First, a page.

13.7.1 Homeostasis in Human (Structured Question 1 & 2)

Question 1:
Diagram 1 shows the endocrine system in human.

Diagram 1

(a) Name structures P and Q. [2 marks]

(b)(i) Name one hormone secreted by Q. [1 mark]
(ii) Explain the role of the hormone named in 1(b)(i) in regulating the level of glucose in the blood.

(c) Table below shows the concentration of amino acid in blood plasma and urine.

Explain the differences between the concentration of amino acid in blood plasma and urine. [2 marks]

(d)(i) Both kidneys of a patient fail to function. This situation causes water imbalance and accumulation of urea in the blood.
Explain the effect of kidney failure to the regulation of water balance in the blood. [2 marks]

(ii) Diagram 2 shows a treatment carried out on the patient.

Diagram 2

Explain how urea is removed from his blood using a haemodialysis machine. [3 marks]

P – Adrenal gland
Q – Pancreas

Insulin or Glucagon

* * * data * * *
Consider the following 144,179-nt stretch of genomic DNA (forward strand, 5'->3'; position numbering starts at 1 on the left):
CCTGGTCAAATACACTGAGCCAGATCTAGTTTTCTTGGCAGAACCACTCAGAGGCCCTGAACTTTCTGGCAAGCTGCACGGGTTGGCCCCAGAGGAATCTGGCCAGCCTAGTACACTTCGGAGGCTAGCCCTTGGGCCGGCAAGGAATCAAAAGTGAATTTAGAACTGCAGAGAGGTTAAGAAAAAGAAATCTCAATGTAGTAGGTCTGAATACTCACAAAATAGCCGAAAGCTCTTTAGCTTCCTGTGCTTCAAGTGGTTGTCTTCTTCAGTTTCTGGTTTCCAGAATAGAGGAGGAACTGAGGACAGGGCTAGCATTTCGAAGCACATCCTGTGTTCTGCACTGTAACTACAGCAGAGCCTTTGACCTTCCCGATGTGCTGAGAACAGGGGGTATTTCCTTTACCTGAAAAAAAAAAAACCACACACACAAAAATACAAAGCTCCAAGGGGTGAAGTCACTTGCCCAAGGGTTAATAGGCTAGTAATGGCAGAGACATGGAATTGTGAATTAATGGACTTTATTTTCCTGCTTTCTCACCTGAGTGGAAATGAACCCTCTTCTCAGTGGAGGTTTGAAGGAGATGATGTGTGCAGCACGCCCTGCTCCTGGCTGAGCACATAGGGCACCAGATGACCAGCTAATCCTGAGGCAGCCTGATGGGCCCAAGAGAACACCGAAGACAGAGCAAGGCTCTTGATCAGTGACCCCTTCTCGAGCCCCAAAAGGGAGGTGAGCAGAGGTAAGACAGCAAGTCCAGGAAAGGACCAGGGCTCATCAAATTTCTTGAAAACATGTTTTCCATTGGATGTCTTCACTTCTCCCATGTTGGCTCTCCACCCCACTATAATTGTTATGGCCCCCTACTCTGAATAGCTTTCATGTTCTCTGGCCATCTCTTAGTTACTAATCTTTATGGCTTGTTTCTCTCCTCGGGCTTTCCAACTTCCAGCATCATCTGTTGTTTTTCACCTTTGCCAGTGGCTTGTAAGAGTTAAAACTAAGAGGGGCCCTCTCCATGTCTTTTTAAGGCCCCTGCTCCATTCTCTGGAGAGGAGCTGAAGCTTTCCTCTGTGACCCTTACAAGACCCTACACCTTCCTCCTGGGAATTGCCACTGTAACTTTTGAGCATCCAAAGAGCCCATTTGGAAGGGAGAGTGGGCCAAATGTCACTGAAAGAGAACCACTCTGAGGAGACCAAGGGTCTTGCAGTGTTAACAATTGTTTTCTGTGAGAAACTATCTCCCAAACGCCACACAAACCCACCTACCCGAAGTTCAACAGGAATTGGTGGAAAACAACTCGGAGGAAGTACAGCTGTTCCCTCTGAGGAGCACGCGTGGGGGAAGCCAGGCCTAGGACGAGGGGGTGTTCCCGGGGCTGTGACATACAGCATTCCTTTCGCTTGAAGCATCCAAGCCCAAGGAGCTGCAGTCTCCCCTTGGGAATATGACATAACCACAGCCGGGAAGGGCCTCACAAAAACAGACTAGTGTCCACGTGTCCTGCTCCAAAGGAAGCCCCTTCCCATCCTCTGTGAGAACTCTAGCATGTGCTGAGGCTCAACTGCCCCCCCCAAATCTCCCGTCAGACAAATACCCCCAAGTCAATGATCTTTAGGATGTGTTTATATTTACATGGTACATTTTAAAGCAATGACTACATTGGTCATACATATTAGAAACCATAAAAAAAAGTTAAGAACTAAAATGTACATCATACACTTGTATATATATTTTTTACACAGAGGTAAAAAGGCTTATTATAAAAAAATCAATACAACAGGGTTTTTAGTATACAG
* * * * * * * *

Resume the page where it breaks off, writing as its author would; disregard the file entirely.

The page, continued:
• To lower the blood glucose.
  • To promote the conversion of glucose to glycogen.



  • To raise the blood glucose level.
  • Stimulating the conversion of glycogen to glucose.

Protein is digested into amino acid, therefore the concentration in blood plasma entering kidney contains higher amino acids. The reabsorption of all amino acid takes place in the proximal convoluted tubule, therefore the urine does not contain amino acid.

Osmoregulation is achieved mainly by regulating the volume of urine production and excretion from the kidney. Kidney failure causes correction mechanism or negative feedback does not take place.

The haemodialysis machine has two sections separated by a semi permeable membrane. Blood passes one side of the membrane and the dialysis solution passes on the other side.

Blood enter the haemodialysis machine due to the concentration gradient between the plasma and the dialysis solution.

The urea is absent in the dialysis solution. The molecule size of urea is small and it allows the urea to diffuse through the membrane from the blood into the dialysis solution.

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